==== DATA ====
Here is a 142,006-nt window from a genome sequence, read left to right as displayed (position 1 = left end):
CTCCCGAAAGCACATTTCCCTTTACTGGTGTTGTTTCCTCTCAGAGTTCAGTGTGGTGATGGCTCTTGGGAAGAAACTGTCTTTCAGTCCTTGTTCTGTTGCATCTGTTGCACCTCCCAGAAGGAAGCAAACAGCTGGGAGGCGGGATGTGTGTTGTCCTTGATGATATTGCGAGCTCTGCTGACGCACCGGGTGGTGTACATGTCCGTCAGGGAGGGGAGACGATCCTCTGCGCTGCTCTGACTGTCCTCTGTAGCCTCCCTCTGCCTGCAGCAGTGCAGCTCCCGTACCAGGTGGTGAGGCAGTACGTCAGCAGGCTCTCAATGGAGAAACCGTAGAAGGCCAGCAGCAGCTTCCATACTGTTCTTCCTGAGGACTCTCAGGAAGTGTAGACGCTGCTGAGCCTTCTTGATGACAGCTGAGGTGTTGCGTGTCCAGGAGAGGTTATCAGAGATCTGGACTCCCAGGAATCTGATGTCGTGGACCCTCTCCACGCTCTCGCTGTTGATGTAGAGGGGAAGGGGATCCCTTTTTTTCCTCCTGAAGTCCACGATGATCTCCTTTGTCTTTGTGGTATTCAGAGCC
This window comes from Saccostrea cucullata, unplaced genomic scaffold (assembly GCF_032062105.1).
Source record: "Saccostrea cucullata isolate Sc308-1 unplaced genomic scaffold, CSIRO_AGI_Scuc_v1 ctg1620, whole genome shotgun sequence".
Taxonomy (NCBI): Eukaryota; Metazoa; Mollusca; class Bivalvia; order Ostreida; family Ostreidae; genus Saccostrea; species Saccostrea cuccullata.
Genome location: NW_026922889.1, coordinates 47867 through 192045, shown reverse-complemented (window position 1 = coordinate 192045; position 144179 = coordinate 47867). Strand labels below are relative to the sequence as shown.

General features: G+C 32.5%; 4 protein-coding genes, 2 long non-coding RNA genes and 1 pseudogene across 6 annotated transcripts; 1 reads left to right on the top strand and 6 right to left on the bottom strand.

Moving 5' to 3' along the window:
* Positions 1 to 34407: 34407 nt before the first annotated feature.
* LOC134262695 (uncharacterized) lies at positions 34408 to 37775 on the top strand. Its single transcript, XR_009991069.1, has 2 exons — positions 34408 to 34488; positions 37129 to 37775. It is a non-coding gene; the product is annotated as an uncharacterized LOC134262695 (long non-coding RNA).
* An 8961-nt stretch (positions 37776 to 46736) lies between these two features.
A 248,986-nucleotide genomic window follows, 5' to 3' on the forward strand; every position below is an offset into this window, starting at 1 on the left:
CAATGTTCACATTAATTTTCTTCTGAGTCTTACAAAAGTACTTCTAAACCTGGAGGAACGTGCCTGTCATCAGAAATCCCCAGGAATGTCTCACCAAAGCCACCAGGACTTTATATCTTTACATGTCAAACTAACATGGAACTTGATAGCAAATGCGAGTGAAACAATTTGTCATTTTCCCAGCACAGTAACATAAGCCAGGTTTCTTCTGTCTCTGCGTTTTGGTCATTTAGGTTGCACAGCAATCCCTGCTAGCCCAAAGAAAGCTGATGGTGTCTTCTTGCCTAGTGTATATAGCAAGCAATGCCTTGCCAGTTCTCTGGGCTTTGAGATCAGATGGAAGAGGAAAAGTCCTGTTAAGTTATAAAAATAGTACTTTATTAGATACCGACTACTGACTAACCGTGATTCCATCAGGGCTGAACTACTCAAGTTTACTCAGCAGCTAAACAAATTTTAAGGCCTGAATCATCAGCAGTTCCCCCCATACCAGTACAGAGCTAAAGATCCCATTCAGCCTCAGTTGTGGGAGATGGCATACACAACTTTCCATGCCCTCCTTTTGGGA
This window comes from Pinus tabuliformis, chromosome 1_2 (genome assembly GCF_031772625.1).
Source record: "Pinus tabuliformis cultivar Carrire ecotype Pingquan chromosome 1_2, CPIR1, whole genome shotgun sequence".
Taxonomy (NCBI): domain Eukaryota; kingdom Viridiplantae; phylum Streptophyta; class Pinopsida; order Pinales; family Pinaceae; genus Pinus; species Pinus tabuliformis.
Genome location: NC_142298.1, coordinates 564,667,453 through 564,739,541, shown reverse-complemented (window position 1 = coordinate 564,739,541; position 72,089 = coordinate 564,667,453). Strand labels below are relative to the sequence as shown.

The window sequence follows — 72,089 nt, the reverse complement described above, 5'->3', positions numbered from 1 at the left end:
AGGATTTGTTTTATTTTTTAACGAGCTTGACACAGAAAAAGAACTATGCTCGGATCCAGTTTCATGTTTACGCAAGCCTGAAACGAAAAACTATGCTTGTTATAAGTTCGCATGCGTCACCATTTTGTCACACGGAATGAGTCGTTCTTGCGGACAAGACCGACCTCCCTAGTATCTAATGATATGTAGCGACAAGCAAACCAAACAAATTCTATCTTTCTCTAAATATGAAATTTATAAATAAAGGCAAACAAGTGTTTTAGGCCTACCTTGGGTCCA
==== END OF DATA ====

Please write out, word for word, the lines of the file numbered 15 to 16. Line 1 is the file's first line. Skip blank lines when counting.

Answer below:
Source record: "Pinus tabuliformis cultivar Carrire ecotype Pingquan chromosome 1_2, CPIR1, whole genome shotgun sequence".
Taxonomy (NCBI): domain Eukaryota; kingdom Viridiplantae; phylum Streptophyta; class Pinopsida; order Pinales; family Pinaceae; genus Pinus; species Pinus tabuliformis.